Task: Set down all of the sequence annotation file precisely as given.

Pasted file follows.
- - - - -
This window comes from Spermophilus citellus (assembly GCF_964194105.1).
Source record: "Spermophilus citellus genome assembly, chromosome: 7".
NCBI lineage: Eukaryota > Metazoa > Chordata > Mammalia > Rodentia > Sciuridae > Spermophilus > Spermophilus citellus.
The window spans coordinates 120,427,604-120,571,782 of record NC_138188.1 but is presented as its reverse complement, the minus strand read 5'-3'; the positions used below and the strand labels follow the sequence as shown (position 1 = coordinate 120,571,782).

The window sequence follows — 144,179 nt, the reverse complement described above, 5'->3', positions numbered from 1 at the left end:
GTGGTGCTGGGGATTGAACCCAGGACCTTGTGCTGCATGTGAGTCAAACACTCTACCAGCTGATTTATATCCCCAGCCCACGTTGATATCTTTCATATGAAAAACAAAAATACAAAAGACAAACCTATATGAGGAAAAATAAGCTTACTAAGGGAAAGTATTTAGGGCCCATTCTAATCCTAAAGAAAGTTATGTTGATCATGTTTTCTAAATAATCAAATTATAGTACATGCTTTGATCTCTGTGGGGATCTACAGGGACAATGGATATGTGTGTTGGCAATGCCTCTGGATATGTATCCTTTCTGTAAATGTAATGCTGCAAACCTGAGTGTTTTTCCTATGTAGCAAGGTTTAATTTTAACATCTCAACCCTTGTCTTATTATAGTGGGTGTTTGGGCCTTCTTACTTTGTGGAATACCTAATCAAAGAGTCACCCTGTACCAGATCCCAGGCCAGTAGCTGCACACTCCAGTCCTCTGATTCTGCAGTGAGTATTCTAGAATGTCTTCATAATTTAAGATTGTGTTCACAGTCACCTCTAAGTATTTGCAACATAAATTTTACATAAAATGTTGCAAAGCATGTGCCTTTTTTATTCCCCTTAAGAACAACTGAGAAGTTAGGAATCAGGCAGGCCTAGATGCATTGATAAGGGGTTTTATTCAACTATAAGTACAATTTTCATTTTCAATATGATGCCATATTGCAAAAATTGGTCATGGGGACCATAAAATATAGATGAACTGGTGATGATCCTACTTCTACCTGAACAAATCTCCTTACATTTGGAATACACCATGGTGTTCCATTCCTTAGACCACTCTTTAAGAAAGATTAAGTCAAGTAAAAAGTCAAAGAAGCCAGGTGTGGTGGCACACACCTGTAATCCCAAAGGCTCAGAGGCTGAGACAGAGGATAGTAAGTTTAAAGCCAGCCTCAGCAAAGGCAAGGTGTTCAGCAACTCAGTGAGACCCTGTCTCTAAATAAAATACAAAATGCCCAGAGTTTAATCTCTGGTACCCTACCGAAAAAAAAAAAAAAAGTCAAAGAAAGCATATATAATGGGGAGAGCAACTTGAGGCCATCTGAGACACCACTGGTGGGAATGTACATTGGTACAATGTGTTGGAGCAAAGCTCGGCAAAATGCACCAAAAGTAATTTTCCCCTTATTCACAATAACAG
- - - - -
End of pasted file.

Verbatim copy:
This window comes from Spermophilus citellus (assembly GCF_964194105.1).
Source record: "Spermophilus citellus genome assembly, chromosome: 7".
NCBI lineage: Eukaryota > Metazoa > Chordata > Mammalia > Rodentia > Sciuridae > Spermophilus > Spermophilus citellus.
The window spans coordinates 120,427,604-120,571,782 of record NC_138188.1 but is presented as its reverse complement, the minus strand read 5'-3'; the positions used below and the strand labels follow the sequence as shown (position 1 = coordinate 120,571,782).

The window sequence follows — 144,179 nt, the reverse complement described above, 5'->3', positions numbered from 1 at the left end:
GTGGTGCTGGGGATTGAACCCAGGACCTTGTGCTGCATGTGAGTCAAACACTCTACCAGCTGATTTATATCCCCAGCCCACGTTGATATCTTTCATATGAAAAACAAAAATACAAAAGACAAACCTATATGAGGAAAAATAAGCTTACTAAGGGAAAGTATTTAGGGCCCATTCTAATCCTAAAGAAAGTTATGTTGATCATGTTTTCTAAATAATCAAATTATAGTACATGCTTTGATCTCTGTGGGGATCTACAGGGACAATGGATATGTGTGTTGGCAATGCCTCTGGATATGTATCCTTTCTGTAAATGTAATGCTGCAAACCTGAGTGTTTTTCCTATGTAGCAAGGTTTAATTTTAACATCTCAACCCTTGTCTTATTATAGTGGGTGTTTGGGCCTTCTTACTTTGTGGAATACCTAATCAAAGAGTCACCCTGTACCAGATCCCAGGCCAGTAGCTGCACACTCCAGTCCTCTGATTCTGCAGTGAGTATTCTAGAATGTCTTCATAATTTAAGATTGTGTTCACAGTCACCTCTAAGTATTTGCAACATAAATTTTACATAAAATGTTGCAAAGCATGTGCCTTTTTTATTCCCCTTAAGAACAACTGAGAAGTTAGGAATCAGGCAGGCCTAGATGCATTGATAAGGGGTTTTATTCAACTATAAGTACAATTTTCATTTTCAATATGATGCCATATTGCAAAAATTGGTCATGGGGACCATAAAATATAGATGAACTGGTGATGATCCTACTTCTACCTGAACAAATCTCCTTACATTTGGAATACACCATGGTGTTCCATTCCTTAGACCACTCTTTAAGAAAGATTAAGTCAAGTAAAAAGTCAAAGAAGCCAGGTGTGGTGGCACACACCTGTAATCCCAAAGGCTCAGAGGCTGAGACAGAGGATAGTAAGTTTAAAGCCAGCCTCAGCAAAGGCAAGGTGTTCAGCAACTCAGTGAGACCCTGTCTCTAAATAAAATACAAAATGCCCAGAGTTTAATCTCTGGTACCCTACCGAAAAAAAAAAAAAAAGTCAAAGAAAGCATATATAATGGGGAGAGCAACTTGAGGCCATCTGAGACACCACTGGTGGGAATGTACATTGGTACAATGTGTTGGAGCAAAGCTCGGCAAAATGCACCAAAAGTAATTTTCCCCTTATTCACAATAACAG